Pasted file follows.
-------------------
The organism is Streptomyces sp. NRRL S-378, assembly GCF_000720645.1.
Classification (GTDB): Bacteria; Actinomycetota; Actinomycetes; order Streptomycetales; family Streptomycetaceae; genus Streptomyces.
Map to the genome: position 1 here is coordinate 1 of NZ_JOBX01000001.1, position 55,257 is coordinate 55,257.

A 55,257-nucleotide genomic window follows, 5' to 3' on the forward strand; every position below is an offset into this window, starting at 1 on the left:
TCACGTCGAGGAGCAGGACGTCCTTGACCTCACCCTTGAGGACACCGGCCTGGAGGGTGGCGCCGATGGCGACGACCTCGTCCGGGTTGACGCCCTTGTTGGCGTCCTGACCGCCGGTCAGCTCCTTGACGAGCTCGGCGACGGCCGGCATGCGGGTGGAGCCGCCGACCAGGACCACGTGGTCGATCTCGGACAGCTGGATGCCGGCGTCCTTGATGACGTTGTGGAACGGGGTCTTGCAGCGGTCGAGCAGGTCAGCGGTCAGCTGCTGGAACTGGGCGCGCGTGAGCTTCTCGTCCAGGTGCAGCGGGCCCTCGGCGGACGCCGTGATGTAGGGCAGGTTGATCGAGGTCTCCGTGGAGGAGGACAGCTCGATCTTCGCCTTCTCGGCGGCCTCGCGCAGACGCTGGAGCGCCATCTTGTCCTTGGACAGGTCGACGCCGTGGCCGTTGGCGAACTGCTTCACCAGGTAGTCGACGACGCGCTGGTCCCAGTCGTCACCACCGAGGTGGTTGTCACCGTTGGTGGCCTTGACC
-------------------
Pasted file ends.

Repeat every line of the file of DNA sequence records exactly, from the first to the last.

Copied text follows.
The organism is Streptomyces sp. NRRL S-378, assembly GCF_000720645.1.
Classification (GTDB): Bacteria; Actinomycetota; Actinomycetes; order Streptomycetales; family Streptomycetaceae; genus Streptomyces.
Map to the genome: position 1 here is coordinate 1 of NZ_JOBX01000001.1, position 55,257 is coordinate 55,257.

A 55,257-nucleotide genomic window follows, 5' to 3' on the forward strand; every position below is an offset into this window, starting at 1 on the left:
TCACGTCGAGGAGCAGGACGTCCTTGACCTCACCCTTGAGGACACCGGCCTGGAGGGTGGCGCCGATGGCGACGACCTCGTCCGGGTTGACGCCCTTGTTGGCGTCCTGACCGCCGGTCAGCTCCTTGACGAGCTCGGCGACGGCCGGCATGCGGGTGGAGCCGCCGACCAGGACCACGTGGTCGATCTCGGACAGCTGGATGCCGGCGTCCTTGATGACGTTGTGGAACGGGGTCTTGCAGCGGTCGAGCAGGTCAGCGGTCAGCTGCTGGAACTGGGCGCGCGTGAGCTTCTCGTCCAGGTGCAGCGGGCCCTCGGCGGACGCCGTGATGTAGGGCAGGTTGATCGAGGTCTCCGTGGAGGAGGACAGCTCGATCTTCGCCTTCTCGGCGGCCTCGCGCAGACGCTGGAGCGCCATCTTGTCCTTGGACAGGTCGACGCCGTGGCCGTTGGCGAACTGCTTCACCAGGTAGTCGACGACGCGCTGGTCCCAGTCGTCACCACCGAGGTGGTTGTCACCGTTGGTGGCCTTGACC